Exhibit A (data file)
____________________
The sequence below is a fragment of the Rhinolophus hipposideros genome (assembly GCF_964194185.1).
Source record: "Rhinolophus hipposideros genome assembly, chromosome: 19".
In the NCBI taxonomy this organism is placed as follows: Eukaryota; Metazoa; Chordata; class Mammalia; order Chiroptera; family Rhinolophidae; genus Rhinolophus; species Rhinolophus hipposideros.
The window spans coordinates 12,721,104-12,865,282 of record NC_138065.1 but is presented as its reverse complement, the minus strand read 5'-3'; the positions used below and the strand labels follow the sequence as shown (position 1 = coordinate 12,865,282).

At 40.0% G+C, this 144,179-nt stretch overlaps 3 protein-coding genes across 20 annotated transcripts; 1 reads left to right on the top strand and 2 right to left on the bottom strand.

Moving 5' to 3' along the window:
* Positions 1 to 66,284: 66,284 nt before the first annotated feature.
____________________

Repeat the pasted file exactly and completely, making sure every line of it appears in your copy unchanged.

The sequence below is a fragment of the Rhinolophus hipposideros genome (assembly GCF_964194185.1).
Source record: "Rhinolophus hipposideros genome assembly, chromosome: 19".
In the NCBI taxonomy this organism is placed as follows: Eukaryota; Metazoa; Chordata; class Mammalia; order Chiroptera; family Rhinolophidae; genus Rhinolophus; species Rhinolophus hipposideros.
The window spans coordinates 12,721,104-12,865,282 of record NC_138065.1 but is presented as its reverse complement, the minus strand read 5'-3'; the positions used below and the strand labels follow the sequence as shown (position 1 = coordinate 12,865,282).

At 40.0% G+C, this 144,179-nt stretch overlaps 3 protein-coding genes across 20 annotated transcripts; 1 reads left to right on the top strand and 2 right to left on the bottom strand.

Moving 5' to 3' along the window:
* Positions 1 to 66,284: 66,284 nt before the first annotated feature.